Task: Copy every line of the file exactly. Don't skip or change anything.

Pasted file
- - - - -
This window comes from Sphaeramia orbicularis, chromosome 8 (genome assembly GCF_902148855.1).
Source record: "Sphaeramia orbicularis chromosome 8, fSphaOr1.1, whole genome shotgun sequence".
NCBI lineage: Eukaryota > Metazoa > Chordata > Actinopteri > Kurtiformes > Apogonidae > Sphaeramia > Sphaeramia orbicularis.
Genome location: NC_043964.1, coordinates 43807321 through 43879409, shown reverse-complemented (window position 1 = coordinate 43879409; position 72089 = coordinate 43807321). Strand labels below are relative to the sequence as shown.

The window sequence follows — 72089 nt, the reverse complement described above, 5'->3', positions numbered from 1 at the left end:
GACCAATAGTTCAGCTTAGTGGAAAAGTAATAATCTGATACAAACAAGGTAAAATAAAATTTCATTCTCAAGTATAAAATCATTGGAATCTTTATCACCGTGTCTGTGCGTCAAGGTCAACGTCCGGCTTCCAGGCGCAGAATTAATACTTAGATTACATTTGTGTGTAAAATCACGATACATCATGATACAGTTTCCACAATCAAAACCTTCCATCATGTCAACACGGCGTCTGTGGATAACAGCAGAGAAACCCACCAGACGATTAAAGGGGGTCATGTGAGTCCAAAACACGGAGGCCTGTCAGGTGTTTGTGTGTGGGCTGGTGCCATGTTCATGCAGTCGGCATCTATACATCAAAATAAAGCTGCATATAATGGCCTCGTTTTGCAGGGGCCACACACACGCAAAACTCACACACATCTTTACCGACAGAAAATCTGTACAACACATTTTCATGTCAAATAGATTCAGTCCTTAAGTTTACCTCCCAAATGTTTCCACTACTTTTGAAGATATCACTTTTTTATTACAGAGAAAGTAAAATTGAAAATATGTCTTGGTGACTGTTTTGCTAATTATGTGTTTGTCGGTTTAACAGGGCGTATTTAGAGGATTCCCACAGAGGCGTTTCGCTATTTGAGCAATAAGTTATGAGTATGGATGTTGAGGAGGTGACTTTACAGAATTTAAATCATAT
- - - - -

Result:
This window comes from Sphaeramia orbicularis, chromosome 8 (genome assembly GCF_902148855.1).
Source record: "Sphaeramia orbicularis chromosome 8, fSphaOr1.1, whole genome shotgun sequence".
NCBI lineage: Eukaryota > Metazoa > Chordata > Actinopteri > Kurtiformes > Apogonidae > Sphaeramia > Sphaeramia orbicularis.
Genome location: NC_043964.1, coordinates 43807321 through 43879409, shown reverse-complemented (window position 1 = coordinate 43879409; position 72089 = coordinate 43807321). Strand labels below are relative to the sequence as shown.

The window sequence follows — 72089 nt, the reverse complement described above, 5'->3', positions numbered from 1 at the left end:
GACCAATAGTTCAGCTTAGTGGAAAAGTAATAATCTGATACAAACAAGGTAAAATAAAATTTCATTCTCAAGTATAAAATCATTGGAATCTTTATCACCGTGTCTGTGCGTCAAGGTCAACGTCCGGCTTCCAGGCGCAGAATTAATACTTAGATTACATTTGTGTGTAAAATCACGATACATCATGATACAGTTTCCACAATCAAAACCTTCCATCATGTCAACACGGCGTCTGTGGATAACAGCAGAGAAACCCACCAGACGATTAAAGGGGGTCATGTGAGTCCAAAACACGGAGGCCTGTCAGGTGTTTGTGTGTGGGCTGGTGCCATGTTCATGCAGTCGGCATCTATACATCAAAATAAAGCTGCATATAATGGCCTCGTTTTGCAGGGGCCACACACACGCAAAACTCACACACATCTTTACCGACAGAAAATCTGTACAACACATTTTCATGTCAAATAGATTCAGTCCTTAAGTTTACCTCCCAAATGTTTCCACTACTTTTGAAGATATCACTTTTTTATTACAGAGAAAGTAAAATTGAAAATATGTCTTGGTGACTGTTTTGCTAATTATGTGTTTGTCGGTTTAACAGGGCGTATTTAGAGGATTCCCACAGAGGCGTTTCGCTATTTGAGCAATAAGTTATGAGTATGGATGTTGAGGAGGTGACTTTACAGAATTTAAATCATAT